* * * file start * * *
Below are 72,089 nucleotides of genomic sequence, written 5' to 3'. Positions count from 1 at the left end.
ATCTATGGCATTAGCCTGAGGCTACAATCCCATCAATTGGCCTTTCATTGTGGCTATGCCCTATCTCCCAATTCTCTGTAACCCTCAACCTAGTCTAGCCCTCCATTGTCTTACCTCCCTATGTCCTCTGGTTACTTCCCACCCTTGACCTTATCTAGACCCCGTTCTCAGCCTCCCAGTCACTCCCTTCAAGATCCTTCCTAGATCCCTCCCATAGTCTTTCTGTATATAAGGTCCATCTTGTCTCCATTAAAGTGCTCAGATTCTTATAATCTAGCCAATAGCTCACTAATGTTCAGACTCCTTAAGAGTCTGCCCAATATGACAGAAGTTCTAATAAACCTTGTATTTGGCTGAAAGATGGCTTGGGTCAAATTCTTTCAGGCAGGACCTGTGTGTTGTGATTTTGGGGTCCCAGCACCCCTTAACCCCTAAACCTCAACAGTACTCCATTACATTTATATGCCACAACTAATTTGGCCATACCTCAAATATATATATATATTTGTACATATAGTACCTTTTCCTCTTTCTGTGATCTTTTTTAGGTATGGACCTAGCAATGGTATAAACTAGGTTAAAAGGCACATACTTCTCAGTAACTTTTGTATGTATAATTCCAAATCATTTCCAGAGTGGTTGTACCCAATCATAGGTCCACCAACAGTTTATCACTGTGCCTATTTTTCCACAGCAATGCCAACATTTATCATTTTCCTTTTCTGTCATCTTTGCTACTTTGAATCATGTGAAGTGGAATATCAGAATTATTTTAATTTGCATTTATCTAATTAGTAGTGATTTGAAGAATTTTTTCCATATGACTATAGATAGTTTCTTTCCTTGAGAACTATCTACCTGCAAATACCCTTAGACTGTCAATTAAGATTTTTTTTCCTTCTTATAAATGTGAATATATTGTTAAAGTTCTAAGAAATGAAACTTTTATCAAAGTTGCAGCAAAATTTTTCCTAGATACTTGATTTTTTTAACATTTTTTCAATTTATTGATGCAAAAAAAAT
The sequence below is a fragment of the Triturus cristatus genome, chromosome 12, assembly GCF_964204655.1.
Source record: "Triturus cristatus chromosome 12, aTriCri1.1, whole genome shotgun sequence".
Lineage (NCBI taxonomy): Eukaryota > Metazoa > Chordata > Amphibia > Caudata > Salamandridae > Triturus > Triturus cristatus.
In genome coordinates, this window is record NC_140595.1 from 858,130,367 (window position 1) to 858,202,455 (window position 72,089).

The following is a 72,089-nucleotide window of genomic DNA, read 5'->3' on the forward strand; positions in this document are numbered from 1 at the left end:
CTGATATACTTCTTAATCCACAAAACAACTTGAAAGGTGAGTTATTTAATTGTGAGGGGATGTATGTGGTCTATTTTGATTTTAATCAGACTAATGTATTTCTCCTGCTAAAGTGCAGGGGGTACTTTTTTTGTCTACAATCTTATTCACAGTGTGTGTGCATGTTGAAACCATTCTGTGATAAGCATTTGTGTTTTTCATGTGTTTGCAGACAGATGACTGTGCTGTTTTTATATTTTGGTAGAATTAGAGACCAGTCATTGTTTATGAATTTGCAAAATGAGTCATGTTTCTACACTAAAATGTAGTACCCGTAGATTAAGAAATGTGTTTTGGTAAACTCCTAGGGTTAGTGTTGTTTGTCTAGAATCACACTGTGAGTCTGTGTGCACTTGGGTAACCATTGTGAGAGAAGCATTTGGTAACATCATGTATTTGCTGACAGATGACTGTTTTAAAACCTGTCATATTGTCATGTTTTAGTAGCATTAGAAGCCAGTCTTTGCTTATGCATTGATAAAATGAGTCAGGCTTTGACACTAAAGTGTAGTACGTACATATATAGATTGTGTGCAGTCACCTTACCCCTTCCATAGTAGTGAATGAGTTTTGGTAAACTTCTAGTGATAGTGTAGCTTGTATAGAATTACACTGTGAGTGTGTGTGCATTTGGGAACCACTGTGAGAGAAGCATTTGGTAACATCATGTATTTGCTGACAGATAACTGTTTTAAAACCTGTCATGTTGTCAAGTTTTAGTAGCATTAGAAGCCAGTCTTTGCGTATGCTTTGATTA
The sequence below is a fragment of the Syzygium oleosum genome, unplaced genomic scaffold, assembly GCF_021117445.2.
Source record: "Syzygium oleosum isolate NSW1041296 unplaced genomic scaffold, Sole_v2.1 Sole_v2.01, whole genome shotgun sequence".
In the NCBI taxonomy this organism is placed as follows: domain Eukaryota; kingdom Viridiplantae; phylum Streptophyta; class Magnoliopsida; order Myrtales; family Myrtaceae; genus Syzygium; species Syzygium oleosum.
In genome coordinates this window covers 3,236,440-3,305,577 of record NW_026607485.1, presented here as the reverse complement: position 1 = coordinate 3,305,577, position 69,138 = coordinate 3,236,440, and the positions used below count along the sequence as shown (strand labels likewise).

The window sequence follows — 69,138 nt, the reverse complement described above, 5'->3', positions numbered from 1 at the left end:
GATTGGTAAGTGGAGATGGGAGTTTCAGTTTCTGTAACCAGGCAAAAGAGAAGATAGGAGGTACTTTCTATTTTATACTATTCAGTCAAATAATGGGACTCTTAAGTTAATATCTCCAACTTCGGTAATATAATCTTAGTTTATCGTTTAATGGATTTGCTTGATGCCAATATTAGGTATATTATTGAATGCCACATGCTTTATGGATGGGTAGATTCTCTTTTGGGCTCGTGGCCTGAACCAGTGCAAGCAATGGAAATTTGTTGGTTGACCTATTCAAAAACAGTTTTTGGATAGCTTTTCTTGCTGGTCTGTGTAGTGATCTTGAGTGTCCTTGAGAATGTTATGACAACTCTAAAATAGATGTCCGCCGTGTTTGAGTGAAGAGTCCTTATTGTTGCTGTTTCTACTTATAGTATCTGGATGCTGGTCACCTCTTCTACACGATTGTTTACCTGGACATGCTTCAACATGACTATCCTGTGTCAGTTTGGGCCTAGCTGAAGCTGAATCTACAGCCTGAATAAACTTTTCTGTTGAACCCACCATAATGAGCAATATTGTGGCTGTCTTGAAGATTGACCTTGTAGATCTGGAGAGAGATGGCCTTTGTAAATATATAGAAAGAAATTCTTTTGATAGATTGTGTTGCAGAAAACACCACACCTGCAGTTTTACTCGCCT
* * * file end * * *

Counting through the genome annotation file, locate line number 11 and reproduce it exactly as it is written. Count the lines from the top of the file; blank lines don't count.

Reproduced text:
In the NCBI taxonomy this organism is placed as follows: domain Eukaryota; kingdom Viridiplantae; phylum Streptophyta; class Magnoliopsida; order Myrtales; family Myrtaceae; genus Syzygium; species Syzygium oleosum.